Hardcore racism in the French film industry

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I am a French actress; I studied at the Conservatoire National Supérieur d’Art Dramatique. I am a dub actor for theater plays, television and movies. I am a playwrite and a singer songwriter. I am colored. My father is Black and my mother White. I am French and grew up in Normandy. I am very conversant with Angleterre island and speak the local dialect fluently.

On February 16, 2007, I dubbed an American television serial. There were about twelve dub actors, among which were ‘A’ a mixed-race friend and I. During a break, for a reel change, the director asks if we would be available on March 20. Most of us are. At the end of the day, those who are through with their parts leave with the exception of three or four white guys, A, the sound engineer, and I. The director then turns to A and me and says: “I don’t know if there are people like you in the next episode, and since you have perculiar voices, I can’t consider you for everything, you cannot dub White people.”

It should be noted that on the dubbing scene: “Black actors have deep Black voices.” Asian actors have “high pitched Asian” voices. White actors, on the other hand, are fortunate to have a broader range that allows them to dub White, Black and Asian voices. This belief is such that it is not uncommon to hear a White actress claim that she has a “Black voice” without thinking she is being racist, on the contrary, she has dubs Blacks. This industry has a problem with color. Only African American actors are “valued” and as,-I quote-, “there are no good Black French actors” nor “enough diversity” we are forced to hire white actors, who are better.

The violence of racism destroys

We smile. But this violence is destructive. Your history is stolen from you. Out goes the allied disembarkment beaches of Normandy, bye to the milky skinned woman you called mother, bye to your white cousin who would say “I have always wanted to have bi-racial children, it must be because of your brother and you.” Bye to the Conservatoire, Bye Angleterre… you are “Black” which means you are “a human being who is different from us”, you come from “Black-land”. Dumbfounded, we left without the White actors uttering as much as a word.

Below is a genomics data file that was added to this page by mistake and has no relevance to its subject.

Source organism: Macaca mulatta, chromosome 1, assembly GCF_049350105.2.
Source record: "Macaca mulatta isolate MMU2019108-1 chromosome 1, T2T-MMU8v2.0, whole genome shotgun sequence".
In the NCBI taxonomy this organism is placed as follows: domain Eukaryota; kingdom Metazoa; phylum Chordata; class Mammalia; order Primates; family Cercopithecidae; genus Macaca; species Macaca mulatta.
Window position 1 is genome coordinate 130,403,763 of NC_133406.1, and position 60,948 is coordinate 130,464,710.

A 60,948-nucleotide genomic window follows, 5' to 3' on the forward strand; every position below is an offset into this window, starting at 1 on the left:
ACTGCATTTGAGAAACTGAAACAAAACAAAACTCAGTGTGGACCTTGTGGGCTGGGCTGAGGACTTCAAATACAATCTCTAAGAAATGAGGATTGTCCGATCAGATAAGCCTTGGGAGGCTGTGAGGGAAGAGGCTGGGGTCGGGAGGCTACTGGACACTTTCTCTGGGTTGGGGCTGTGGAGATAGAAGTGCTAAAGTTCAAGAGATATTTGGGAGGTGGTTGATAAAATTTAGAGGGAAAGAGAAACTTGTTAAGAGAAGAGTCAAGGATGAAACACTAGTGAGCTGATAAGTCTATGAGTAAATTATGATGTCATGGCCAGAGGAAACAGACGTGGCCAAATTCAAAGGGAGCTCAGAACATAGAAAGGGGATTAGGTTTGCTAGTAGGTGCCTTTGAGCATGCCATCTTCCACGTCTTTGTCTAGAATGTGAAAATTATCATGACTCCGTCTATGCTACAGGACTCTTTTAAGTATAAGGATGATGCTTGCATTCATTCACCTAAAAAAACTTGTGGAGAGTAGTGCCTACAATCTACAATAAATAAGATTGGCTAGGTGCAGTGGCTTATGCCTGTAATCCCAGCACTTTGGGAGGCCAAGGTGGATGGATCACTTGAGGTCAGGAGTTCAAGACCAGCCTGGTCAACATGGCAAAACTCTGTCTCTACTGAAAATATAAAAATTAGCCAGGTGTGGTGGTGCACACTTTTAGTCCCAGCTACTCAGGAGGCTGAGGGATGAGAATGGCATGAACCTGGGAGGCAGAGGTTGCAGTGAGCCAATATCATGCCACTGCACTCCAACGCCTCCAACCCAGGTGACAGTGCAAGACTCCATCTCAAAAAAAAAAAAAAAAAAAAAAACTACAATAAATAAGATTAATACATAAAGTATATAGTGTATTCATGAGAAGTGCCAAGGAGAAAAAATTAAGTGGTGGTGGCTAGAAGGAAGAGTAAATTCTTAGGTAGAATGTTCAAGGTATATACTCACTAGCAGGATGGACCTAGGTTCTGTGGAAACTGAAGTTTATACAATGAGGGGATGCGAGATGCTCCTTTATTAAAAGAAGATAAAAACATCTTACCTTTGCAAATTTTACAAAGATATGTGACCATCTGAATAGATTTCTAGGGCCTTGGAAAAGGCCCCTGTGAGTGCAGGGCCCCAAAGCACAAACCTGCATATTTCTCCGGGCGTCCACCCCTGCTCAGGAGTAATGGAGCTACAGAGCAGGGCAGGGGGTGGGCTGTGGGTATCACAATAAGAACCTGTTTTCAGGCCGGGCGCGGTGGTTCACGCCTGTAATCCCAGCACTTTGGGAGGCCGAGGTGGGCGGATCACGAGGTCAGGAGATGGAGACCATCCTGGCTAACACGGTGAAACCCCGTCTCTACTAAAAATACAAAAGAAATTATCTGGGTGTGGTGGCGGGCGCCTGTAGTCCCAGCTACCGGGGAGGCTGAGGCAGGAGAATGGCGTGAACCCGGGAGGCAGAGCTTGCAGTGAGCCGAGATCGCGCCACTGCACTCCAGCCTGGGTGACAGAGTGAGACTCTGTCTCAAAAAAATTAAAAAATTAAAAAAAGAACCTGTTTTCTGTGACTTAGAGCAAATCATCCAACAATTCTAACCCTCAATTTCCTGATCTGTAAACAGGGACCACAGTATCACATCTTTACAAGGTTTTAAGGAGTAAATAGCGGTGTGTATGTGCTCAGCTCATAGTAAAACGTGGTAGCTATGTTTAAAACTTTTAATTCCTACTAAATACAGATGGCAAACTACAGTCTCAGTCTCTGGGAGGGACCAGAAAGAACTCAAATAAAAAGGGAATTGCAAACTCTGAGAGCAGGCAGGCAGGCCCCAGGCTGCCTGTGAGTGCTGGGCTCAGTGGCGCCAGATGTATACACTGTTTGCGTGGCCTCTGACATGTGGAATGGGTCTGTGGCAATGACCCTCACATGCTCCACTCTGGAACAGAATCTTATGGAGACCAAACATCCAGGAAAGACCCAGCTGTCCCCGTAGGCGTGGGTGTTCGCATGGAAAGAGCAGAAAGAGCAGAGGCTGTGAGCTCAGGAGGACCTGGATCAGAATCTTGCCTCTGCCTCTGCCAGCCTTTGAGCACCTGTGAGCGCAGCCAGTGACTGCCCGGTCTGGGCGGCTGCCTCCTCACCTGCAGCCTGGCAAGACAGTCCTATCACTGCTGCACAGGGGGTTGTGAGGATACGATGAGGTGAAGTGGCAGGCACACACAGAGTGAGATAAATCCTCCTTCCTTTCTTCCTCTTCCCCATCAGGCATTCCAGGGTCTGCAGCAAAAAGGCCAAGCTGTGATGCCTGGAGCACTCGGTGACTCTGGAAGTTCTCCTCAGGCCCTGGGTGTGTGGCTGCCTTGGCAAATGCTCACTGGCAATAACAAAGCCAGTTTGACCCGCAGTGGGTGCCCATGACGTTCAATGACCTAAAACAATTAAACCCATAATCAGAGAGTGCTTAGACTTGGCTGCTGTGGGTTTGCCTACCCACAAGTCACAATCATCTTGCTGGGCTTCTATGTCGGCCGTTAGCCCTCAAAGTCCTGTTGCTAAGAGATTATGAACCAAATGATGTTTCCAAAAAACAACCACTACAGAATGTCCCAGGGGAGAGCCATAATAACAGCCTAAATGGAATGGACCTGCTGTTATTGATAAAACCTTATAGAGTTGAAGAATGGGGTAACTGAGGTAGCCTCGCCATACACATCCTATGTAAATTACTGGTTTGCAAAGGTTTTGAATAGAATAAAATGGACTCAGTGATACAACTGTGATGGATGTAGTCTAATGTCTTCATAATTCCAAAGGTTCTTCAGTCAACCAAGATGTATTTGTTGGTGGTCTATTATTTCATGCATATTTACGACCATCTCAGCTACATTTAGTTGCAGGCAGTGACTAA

Later on, I called the director, expressing my hurt feelings and what a voice is about. Answer: “We will not work together again until further notice.” I will write to the dubbing company who will bet on my silence. I will write to the HALDE (Haut Comité de Lutte contre les Discriminations et pour l’Egalité – High Committee for Equality and the Fight against Discrimination). “A” will follow me and later be gripped by fear. I am risking being “black listed”.

I will call some journalists I know. I had already told them about racism in an industry where one is introduced as “a colored version but not too much.”, saying “do not forget you are Black” when an actor forgets about himself while giving precedence to his/her role… This time it is our “perculiar voice”. I address a letter to “Libé” (Libération newspaper) and PPDA (the number one French news anchor and a top journalist) who brought up the question of racism in their interview with Halle Berry, I call France Culture (radio), France 2 (television), my friend Anna (White) tries to convince her journalist aunt: blank.

A useful mobilization

December, HALDE will answer indicating that it cannot look into the case, so I will go to the HCI (Haut Comité pour l’Intégration – High Committee for Integration) where I will be heard. In January, I contact the CRAN (Comité Representatif des Associations Noires – Representative Committee of Black Associations) where my case is heard. I see a journalist from the “Nouvel Observateur” on television. I contact him. He reads the dossier that Anne and I had put together. A dossier which shows that if Whites can dub Blacks voices, the other way round is not true. Practically all the main roles played by African American actors are dubbed by White actors. Of course there are exceptions “which prove the rule”. What is totally absurd is that a Black actors’ voice is regarded as not being “Black enough” wheras a White actor’s voice which is more conformed to prejudicial norms will be preferred. February 14, the article is finally published. HALDE contacted by HCI and the journalist, reopen the case.

The article, written by Olivier Toscer, alongside an action taken by the CRAN attract calls from several media companies including the Times. This is followed by a series of interviews with France Ô, RFO, RFI. None of the “mainstream” French media reacted. One British journal and some “community-based” channels took interest. “Theater must be the grand mouthpiece of society” wrote Roland Barthes. The commentary here is edifying.

I knew the apple trees way before the palm trees, the allied disembarkment beaches of Normandy before those of the Salines (Martinique), I get sun burns “Yes, Black people tan.” I live in Paris, “the metisse” (mixed-race). Why are France 3, France 2, France Inter, France Culture, France Info… not interested in job-related discrimination particularly in the dubbing industry? Why is it that no mainstream media feels concerned by what is behind the images it transmits?

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